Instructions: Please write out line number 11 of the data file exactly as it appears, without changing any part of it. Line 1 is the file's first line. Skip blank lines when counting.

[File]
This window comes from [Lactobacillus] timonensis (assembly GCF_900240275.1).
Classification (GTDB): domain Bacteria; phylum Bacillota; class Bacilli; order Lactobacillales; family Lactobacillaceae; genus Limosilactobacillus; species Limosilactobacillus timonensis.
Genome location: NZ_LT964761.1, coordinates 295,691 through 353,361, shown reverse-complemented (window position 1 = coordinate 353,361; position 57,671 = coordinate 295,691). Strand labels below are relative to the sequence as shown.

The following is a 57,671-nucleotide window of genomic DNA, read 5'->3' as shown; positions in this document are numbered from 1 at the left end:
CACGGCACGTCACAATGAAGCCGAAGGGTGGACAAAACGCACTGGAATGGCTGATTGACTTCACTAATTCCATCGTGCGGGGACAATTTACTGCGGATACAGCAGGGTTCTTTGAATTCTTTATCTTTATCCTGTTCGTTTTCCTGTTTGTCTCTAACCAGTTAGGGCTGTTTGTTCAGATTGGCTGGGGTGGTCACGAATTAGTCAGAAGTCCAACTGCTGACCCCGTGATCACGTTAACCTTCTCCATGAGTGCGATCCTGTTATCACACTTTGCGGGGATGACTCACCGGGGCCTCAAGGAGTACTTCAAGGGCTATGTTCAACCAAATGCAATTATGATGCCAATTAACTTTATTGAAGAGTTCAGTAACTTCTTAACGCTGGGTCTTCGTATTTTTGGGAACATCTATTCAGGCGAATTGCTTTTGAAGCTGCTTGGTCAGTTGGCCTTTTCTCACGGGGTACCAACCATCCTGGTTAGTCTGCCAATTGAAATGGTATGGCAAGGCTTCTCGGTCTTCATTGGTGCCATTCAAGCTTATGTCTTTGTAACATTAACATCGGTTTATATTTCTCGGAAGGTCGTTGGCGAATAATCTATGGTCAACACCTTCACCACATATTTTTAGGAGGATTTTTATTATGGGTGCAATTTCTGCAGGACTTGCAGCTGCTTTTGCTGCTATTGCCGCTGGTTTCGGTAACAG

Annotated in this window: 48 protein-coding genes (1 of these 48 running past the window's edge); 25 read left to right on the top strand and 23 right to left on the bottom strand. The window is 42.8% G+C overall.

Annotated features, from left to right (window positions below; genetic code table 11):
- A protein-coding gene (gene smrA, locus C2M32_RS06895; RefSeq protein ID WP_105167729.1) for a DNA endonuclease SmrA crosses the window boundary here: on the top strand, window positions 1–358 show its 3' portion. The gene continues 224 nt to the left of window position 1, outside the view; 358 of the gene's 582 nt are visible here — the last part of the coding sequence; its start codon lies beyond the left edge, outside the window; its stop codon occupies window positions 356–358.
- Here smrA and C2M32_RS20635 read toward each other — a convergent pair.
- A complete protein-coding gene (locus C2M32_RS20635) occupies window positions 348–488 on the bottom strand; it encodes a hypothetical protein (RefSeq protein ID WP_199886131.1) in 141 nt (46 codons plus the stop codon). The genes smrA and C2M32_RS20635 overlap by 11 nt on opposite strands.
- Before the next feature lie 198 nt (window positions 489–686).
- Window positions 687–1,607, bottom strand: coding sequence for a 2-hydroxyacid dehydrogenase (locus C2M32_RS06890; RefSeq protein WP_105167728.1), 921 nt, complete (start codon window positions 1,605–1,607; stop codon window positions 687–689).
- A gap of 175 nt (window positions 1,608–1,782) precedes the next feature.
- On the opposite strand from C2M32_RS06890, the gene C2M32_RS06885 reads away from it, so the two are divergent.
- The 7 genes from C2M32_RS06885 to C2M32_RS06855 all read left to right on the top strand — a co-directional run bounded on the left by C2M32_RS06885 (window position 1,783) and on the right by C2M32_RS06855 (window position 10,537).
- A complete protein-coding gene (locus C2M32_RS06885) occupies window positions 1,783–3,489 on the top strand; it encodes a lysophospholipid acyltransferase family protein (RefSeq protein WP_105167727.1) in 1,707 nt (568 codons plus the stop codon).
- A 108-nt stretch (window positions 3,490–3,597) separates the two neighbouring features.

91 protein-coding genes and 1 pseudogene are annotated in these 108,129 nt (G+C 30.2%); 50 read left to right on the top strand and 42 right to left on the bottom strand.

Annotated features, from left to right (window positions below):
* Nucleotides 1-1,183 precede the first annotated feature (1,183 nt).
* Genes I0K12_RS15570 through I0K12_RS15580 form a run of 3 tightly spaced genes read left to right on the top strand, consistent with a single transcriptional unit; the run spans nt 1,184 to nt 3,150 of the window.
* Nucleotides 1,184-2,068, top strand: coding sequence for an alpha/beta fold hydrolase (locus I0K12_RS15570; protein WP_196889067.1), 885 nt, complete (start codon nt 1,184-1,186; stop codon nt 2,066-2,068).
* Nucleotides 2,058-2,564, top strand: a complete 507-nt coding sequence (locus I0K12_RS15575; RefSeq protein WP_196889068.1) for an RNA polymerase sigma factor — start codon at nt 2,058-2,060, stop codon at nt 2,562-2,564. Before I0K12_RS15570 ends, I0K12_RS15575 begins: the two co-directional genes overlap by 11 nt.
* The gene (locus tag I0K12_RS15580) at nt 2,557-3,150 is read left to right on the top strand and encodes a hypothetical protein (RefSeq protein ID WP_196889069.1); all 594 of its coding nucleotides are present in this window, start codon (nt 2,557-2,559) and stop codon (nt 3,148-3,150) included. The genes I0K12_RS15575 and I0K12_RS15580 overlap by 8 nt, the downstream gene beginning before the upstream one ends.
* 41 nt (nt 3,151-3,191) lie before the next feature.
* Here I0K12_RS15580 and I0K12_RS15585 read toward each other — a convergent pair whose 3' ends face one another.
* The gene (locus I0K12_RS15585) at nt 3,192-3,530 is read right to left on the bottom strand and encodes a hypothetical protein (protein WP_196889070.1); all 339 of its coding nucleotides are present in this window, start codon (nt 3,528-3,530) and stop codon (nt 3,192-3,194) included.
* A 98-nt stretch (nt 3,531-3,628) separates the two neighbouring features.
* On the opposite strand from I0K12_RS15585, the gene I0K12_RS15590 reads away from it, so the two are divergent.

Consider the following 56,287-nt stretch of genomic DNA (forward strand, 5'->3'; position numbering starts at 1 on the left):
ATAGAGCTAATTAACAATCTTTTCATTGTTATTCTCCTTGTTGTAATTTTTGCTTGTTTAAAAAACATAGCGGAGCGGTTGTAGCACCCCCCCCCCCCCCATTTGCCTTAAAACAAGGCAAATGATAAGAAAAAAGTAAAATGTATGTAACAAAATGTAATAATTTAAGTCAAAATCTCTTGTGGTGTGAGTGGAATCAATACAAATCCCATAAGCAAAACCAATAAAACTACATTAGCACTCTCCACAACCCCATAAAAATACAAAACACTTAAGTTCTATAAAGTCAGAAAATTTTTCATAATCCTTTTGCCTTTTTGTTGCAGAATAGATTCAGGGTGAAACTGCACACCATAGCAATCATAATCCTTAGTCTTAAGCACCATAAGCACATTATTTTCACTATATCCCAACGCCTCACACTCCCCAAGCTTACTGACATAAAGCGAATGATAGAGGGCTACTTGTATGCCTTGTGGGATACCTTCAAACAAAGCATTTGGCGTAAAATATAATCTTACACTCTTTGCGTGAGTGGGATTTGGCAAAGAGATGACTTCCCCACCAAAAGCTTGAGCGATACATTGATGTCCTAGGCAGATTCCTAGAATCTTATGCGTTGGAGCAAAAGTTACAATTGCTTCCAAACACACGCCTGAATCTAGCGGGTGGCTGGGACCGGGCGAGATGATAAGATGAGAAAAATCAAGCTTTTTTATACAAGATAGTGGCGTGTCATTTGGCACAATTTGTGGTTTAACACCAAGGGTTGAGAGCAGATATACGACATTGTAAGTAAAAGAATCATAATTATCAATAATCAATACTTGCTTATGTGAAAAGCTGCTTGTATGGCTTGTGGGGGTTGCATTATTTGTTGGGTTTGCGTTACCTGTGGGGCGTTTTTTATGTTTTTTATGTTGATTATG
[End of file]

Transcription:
- Before the next feature lie 198 nt (window positions 489–686).